Supreme Court amends Rules of Civil Procedure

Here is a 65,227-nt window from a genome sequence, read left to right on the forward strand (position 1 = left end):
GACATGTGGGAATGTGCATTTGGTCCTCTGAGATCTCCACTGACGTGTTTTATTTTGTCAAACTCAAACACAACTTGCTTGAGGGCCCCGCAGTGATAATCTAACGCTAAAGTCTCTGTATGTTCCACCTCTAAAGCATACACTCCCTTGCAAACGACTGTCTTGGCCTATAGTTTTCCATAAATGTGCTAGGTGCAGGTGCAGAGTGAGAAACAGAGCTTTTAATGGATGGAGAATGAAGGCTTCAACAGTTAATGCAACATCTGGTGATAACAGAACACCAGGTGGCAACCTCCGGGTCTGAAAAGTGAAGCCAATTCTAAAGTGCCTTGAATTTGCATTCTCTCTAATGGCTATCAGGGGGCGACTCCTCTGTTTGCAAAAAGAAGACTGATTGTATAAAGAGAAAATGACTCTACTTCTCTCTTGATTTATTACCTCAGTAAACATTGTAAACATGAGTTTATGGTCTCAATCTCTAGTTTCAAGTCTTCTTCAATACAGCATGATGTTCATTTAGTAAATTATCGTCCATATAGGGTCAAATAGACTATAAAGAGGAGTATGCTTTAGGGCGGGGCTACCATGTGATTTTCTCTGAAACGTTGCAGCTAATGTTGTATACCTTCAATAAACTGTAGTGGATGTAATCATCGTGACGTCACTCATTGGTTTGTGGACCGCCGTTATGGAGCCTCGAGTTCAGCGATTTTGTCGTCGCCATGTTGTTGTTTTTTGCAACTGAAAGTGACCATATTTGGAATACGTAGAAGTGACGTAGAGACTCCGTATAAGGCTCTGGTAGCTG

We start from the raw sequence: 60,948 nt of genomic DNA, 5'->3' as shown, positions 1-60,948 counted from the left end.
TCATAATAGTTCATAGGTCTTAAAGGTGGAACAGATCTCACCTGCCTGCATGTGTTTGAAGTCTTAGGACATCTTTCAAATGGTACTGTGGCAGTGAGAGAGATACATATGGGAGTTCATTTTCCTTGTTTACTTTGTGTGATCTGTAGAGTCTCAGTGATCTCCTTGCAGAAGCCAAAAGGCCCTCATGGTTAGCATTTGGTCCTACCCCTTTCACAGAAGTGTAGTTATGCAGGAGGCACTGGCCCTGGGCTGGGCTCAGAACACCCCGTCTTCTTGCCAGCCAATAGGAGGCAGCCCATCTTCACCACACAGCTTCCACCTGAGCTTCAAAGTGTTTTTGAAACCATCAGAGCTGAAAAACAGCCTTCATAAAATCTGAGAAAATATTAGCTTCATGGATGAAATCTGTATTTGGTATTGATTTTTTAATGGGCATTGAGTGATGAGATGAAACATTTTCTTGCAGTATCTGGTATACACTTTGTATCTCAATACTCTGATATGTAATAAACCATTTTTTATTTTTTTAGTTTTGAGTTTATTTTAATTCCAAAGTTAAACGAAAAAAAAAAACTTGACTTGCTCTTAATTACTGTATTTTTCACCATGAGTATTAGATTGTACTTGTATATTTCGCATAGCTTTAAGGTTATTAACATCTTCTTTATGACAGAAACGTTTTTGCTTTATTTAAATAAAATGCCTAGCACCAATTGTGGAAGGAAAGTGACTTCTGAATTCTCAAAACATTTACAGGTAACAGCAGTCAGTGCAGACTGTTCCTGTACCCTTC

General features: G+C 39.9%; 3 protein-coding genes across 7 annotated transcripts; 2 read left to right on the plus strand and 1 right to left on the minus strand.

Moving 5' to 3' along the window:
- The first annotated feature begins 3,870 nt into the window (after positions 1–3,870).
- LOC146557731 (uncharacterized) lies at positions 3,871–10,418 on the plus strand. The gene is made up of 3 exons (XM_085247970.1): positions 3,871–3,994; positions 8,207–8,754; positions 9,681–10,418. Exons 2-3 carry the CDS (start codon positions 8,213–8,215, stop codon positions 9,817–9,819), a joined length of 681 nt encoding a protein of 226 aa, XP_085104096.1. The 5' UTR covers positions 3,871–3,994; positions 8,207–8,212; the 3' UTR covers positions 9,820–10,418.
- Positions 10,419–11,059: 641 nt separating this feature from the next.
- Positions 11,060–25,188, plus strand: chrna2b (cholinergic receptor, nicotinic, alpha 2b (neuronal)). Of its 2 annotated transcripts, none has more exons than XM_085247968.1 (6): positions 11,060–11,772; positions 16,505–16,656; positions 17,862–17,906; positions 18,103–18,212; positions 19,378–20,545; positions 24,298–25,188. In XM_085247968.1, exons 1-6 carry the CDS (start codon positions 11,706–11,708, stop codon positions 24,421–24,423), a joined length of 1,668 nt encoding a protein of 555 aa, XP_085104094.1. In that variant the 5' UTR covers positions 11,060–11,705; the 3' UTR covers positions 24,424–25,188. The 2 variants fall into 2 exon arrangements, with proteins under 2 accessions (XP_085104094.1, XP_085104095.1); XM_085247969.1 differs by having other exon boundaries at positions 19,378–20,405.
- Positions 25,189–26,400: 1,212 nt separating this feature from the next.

first_imgMost of the two-year cycle rule changes recommended by the Civil Procedure Rules Committee have been approved by the Florida Supreme Court, including one generally limiting the requests for admission to 30. That amendment, though, produced a dissent by two justices.Other changes affect making claims for punitive damages, discovery, and the deletion of a rule and form related to a judicial waiver on notifying a parent of an abortion.The justices acted October 23 in Amendments to the Florida Rules of Civil Procedure (Two-Year Cycle) and Florida Rule of Appellate Procedure 9.110, case no. SC03-161.On the requests for admission, the opinion noted the committee felt that restricting the requests to 30 would limit abuses. The new rule allows the parties to agree to exceed that number, or for one party to seek judicial permission for a higher number.“[T]he amendment to rule 1.370(a) still permits requests for admissions to serve their discovery purpose and narrow the issues for trial,” the per curiam opinion said. “requiring parties to be more selective in submitting requests for admissions, we believe that the amendment will address abusive practices without diminishing the purpose of the rule.”Justice Fred Lewis wrote a separate opinion, agreeing with the other changes but dissenting on the requests for admission. Chief Justice Harry Lee Anstead concurred with Lewis’ opinion.Lewis noted that the committee, in its justification for the change, said it would correct a perceived problem in using the requests for discovery or as an improper method of proving the elements of a case. He said that numerous Florida Bar CLE courses had touted the rule as a way to aid discovery and speed litigation.“I must conclude that the purported justification for this needless limitation upon a time-honored, recognized method of advancing a controverted action to judgment is illogical and nonsensical,” Lewis wrote. “I suggest that it is most unusual to condemn the use of requests for admissions as a discovery practice when that is one of the precise reasons for the existence of such provision.”Among the changes approved by the court are:• Amending subdivision (f) of rule 1.190 to allow a party to amend a pleading to assert a claim for punitive damages. The court, though, modified the committee’s mandate to submit supporting evidence with the motion to require “a reasonable showing.” The court noted the committee’s language would require the completion of discovery before the motion was filed. The opinion added, though, that “[T]his clarification does not alter the committee’s intent of requiring the motion and the supporting evidence or proffer to be served on all parties at least 20 days before the hearing.”• Amending Rule 1.380(c) which allows a judge to award expenses and attorneys’ fees when an opposing party has failed to admit the genuineness of a document or the truth of a matter. Under the revision, the judge can award the costs when the requesting party proves the genuineness or truth rather than wait until the end of the trial.• Declining the committee’s proposed amendment to Rule 1.442(c) on settlements among multiple parties alleged to be vicariously, constructively, derivatively, or technically liable. “We find that this proposal should not be adopted in light of recent case law from this court,” the opinion said, referring to Willis Shaw Express Inc., v. Hilyer Sod, Inc., 28 Fla L. Weekly S225 (Fla. March 13, 2003).• Excising Rule 1.840 on Judicial Waiver of Parental Notice of Abortion and its related form from the rule. The court said the committee had proposed editorial changes, but the justices noted that in North Florida Women’s Health & Counseling Services, Inc. v. State, 28 Fl. L. Weekly S549 (Fla. July 10, 2003), the court had held unconstitutional the state law on which the rule and form were based.The complete text of the opinion, along with the revised rules, is available on the court’s Web site at Supreme Court amends Rules of Civil Procedure Supreme Court amends Rules of Civil Procedurecenter_img November 15, 2003 Regular Newslast_img

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